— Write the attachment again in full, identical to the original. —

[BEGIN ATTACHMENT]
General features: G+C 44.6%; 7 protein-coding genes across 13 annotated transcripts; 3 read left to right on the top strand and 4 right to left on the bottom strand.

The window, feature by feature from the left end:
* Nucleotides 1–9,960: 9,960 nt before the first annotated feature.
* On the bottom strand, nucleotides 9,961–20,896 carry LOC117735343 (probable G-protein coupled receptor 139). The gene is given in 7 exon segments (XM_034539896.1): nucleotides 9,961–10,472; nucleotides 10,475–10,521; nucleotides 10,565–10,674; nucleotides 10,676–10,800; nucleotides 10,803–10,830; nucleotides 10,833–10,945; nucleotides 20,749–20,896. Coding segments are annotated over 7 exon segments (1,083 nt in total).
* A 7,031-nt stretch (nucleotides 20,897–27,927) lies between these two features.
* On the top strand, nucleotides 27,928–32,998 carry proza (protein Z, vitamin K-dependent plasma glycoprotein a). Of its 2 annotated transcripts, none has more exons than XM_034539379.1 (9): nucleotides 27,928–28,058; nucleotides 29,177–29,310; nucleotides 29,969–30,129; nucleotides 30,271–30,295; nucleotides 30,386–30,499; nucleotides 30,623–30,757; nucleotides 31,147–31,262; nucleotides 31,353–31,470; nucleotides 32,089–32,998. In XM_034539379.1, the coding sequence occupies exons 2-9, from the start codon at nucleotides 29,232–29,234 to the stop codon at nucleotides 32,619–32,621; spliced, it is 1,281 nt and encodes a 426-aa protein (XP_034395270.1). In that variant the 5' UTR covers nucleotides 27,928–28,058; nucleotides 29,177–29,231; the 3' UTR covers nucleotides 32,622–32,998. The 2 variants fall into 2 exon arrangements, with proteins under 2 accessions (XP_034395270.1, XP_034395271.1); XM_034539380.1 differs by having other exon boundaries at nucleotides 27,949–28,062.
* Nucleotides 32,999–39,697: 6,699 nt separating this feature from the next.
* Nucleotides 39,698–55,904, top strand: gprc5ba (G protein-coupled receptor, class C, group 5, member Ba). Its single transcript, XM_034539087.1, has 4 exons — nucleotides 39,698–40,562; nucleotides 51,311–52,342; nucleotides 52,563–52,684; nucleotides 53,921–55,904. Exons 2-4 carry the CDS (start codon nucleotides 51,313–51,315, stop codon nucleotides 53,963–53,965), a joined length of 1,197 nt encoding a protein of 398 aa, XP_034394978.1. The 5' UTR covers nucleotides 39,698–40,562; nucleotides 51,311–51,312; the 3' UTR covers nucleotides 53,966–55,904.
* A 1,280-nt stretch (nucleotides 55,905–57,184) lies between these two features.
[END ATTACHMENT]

General features: G+C 44.6%; 7 protein-coding genes across 13 annotated transcripts; 3 read left to right on the top strand and 4 right to left on the bottom strand.

The window, feature by feature from the left end:
* Nucleotides 1–9,960: 9,960 nt before the first annotated feature.
* On the bottom strand, nucleotides 9,961–20,896 carry LOC117735343 (probable G-protein coupled receptor 139). The gene is given in 7 exon segments (XM_034539896.1): nucleotides 9,961–10,472; nucleotides 10,475–10,521; nucleotides 10,565–10,674; nucleotides 10,676–10,800; nucleotides 10,803–10,830; nucleotides 10,833–10,945; nucleotides 20,749–20,896. Coding segments are annotated over 7 exon segments (1,083 nt in total).
* A 7,031-nt stretch (nucleotides 20,897–27,927) lies between these two features.
* On the top strand, nucleotides 27,928–32,998 carry proza (protein Z, vitamin K-dependent plasma glycoprotein a). Of its 2 annotated transcripts, none has more exons than XM_034539379.1 (9): nucleotides 27,928–28,058; nucleotides 29,177–29,310; nucleotides 29,969–30,129; nucleotides 30,271–30,295; nucleotides 30,386–30,499; nucleotides 30,623–30,757; nucleotides 31,147–31,262; nucleotides 31,353–31,470; nucleotides 32,089–32,998. In XM_034539379.1, the coding sequence occupies exons 2-9, from the start codon at nucleotides 29,232–29,234 to the stop codon at nucleotides 32,619–32,621; spliced, it is 1,281 nt and encodes a 426-aa protein (XP_034395270.1). In that variant the 5' UTR covers nucleotides 27,928–28,058; nucleotides 29,177–29,231; the 3' UTR covers nucleotides 32,622–32,998. The 2 variants fall into 2 exon arrangements, with proteins under 2 accessions (XP_034395270.1, XP_034395271.1); XM_034539380.1 differs by having other exon boundaries at nucleotides 27,949–28,062.
* Nucleotides 32,999–39,697: 6,699 nt separating this feature from the next.
* Nucleotides 39,698–55,904, top strand: gprc5ba (G protein-coupled receptor, class C, group 5, member Ba). Its single transcript, XM_034539087.1, has 4 exons — nucleotides 39,698–40,562; nucleotides 51,311–52,342; nucleotides 52,563–52,684; nucleotides 53,921–55,904. Exons 2-4 carry the CDS (start codon nucleotides 51,313–51,315, stop codon nucleotides 53,963–53,965), a joined length of 1,197 nt encoding a protein of 398 aa, XP_034394978.1. The 5' UTR covers nucleotides 39,698–40,562; nucleotides 51,311–51,312; the 3' UTR covers nucleotides 53,966–55,904.
* A 1,280-nt stretch (nucleotides 55,905–57,184) lies between these two features.